P.S. On Saturday, I will announce the winners of our anniversary celebration giveaways, including the Kindle Fire HD so check back then to see if you’ve won.

Story Telling… by Nancy Brophy

We learn though action, but all experiences are not universal. My brother visited from Austin, Texas and last Monday morning we went to the Oregon Coast. His knowledge of the beach is the Gulf in June. Hot. Sunny. Tar, dead jelly fish, and sun-burns from frolicking on the beach.

But the Oregon weather was cold and rainy. The men (not him) were dressed in overalls, rubber boots, and flannel shirts. Sun-burns were unlikely and a lot of people were armed with shovels or had their arm buried to the shoulder in cold sand while digging for clams.

So when a book’s setting is June at the beach, what image do you visualize?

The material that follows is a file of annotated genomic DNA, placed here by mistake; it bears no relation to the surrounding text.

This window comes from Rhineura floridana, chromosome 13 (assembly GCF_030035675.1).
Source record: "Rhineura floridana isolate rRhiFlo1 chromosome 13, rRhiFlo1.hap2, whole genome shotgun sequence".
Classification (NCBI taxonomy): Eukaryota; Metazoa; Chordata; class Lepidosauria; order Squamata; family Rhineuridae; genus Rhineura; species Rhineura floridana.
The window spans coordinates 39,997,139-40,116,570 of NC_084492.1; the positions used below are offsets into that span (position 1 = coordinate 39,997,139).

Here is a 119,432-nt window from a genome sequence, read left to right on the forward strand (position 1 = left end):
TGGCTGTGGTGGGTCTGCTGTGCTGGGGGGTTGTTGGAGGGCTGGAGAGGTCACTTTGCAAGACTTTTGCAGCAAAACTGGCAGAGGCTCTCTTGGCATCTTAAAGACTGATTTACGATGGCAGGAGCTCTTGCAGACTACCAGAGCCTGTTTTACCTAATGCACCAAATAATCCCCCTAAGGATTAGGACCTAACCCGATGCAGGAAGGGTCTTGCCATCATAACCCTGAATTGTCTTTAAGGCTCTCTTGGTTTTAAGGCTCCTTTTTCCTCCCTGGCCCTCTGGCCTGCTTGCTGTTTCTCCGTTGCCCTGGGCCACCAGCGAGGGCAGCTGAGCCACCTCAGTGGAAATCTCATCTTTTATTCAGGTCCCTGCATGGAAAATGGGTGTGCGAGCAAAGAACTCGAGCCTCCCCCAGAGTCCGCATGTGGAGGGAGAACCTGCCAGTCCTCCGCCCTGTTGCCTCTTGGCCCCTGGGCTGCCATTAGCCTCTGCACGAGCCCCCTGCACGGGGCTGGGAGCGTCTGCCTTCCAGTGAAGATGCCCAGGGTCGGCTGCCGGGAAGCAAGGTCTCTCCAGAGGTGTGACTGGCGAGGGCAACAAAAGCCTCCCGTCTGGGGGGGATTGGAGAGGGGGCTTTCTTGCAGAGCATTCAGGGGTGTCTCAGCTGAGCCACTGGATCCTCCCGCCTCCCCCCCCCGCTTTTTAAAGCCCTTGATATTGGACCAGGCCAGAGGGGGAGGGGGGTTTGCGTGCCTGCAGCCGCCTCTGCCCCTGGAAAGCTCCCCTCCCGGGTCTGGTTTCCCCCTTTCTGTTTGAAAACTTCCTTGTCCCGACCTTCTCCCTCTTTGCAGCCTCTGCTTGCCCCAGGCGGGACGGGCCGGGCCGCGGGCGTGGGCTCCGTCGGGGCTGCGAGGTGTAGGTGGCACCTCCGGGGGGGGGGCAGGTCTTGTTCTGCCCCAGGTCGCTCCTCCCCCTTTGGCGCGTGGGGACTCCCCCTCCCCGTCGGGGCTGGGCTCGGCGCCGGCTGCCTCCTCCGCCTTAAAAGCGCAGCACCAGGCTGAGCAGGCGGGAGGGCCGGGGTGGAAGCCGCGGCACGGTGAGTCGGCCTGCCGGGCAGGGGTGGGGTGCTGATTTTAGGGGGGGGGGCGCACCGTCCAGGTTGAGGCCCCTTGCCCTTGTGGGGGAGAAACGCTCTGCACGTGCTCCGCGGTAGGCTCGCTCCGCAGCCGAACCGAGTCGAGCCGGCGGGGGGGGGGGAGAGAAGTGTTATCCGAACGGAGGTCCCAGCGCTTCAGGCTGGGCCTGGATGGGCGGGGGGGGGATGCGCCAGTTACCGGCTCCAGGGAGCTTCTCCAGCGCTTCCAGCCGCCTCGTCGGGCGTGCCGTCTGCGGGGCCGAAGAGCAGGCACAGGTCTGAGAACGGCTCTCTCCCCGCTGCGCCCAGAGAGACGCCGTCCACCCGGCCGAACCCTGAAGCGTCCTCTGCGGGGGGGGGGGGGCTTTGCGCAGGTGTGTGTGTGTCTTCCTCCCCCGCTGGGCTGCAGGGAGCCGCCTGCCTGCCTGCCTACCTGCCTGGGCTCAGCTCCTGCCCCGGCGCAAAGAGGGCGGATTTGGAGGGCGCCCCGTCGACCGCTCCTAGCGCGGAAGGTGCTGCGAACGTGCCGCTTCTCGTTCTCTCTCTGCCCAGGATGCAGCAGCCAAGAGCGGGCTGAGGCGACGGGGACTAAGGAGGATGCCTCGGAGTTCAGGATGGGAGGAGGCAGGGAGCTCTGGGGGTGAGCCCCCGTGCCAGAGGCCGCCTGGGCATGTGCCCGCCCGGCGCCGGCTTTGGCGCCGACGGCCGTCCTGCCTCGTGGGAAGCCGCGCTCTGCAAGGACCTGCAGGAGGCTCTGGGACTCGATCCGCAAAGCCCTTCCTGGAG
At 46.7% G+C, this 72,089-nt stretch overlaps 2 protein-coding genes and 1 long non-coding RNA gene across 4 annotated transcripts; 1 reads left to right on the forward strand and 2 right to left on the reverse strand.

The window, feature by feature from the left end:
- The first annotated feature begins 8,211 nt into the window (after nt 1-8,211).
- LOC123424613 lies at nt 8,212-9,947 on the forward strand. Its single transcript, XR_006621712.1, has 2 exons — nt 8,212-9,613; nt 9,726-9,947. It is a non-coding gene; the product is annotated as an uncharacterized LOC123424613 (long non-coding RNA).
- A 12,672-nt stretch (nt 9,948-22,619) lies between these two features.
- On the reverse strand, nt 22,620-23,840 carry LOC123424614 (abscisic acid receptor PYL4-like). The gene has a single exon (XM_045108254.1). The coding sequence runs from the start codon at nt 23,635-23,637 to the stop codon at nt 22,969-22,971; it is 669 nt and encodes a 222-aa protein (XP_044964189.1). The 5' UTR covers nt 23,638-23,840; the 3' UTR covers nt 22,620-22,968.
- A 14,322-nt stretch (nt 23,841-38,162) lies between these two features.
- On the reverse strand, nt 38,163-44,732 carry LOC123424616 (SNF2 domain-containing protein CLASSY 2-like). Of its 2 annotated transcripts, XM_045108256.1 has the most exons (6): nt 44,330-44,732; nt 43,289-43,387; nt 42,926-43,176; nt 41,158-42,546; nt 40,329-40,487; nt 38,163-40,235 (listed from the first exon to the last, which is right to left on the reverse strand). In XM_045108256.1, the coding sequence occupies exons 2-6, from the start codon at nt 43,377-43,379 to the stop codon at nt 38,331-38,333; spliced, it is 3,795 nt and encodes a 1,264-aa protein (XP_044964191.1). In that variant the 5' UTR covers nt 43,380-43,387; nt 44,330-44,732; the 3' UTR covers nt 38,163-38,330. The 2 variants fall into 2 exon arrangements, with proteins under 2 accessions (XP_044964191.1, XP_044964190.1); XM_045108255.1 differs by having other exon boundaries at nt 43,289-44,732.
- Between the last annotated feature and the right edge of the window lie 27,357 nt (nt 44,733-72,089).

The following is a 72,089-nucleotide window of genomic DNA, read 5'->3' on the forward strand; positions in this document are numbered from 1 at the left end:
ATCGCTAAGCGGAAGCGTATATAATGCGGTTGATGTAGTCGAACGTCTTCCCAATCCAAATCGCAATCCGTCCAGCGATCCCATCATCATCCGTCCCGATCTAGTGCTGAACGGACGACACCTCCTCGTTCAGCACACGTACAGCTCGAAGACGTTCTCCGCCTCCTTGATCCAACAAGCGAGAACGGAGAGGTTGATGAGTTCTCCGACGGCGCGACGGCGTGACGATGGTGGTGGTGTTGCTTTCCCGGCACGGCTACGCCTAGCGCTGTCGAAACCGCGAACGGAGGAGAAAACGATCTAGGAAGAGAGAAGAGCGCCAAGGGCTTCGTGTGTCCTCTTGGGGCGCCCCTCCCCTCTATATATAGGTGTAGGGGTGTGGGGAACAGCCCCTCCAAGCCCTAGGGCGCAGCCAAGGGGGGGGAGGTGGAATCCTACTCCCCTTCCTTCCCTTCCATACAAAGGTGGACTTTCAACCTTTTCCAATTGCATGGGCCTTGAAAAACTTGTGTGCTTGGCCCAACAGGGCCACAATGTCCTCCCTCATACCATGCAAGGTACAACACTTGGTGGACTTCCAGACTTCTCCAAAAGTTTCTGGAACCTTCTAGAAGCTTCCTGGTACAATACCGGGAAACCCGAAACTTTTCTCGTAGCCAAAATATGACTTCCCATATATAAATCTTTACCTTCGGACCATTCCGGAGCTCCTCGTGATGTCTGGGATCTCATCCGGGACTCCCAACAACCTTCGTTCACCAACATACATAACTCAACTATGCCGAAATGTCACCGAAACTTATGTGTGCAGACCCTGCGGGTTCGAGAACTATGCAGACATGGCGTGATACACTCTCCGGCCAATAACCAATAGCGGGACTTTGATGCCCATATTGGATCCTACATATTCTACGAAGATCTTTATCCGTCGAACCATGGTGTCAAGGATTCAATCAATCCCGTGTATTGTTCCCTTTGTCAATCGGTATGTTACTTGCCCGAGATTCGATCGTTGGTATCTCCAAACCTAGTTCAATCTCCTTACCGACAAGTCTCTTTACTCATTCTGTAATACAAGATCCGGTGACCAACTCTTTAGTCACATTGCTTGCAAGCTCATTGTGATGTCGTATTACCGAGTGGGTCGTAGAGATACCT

I am currently writing a story that changes locale. Think about the difference in weather in January between Chicago, Illinois – Rome, Italy – Washington DC, and Portland, Oregon. While I don’t exactly hate research, I don’t love it either. But some facts have to be accurate, but there is latitude. Today, only one week later the weather is 95 degrees and Portland is gritting its collective teeth to get through the five-day heat wave.

Emotions are more universal than calendar months. Even if you’ve never been angry enough to kill someone, you recognize anger in yourself. Or the first gut-wrenching stirrings of love. Was it love or the flu? In books we put our heroes and heroines though the wringer. While in real life we wouldn’t go through the agony. If a relationship is too much work, most of us simply move on.

Our job as writers is to tap into the universal emotions of the reader while telling a unique story or a fresh twist on an old tale. Writing takes a lot of focus. I marvel at the woman who became a best-selling author while mothering nine kids.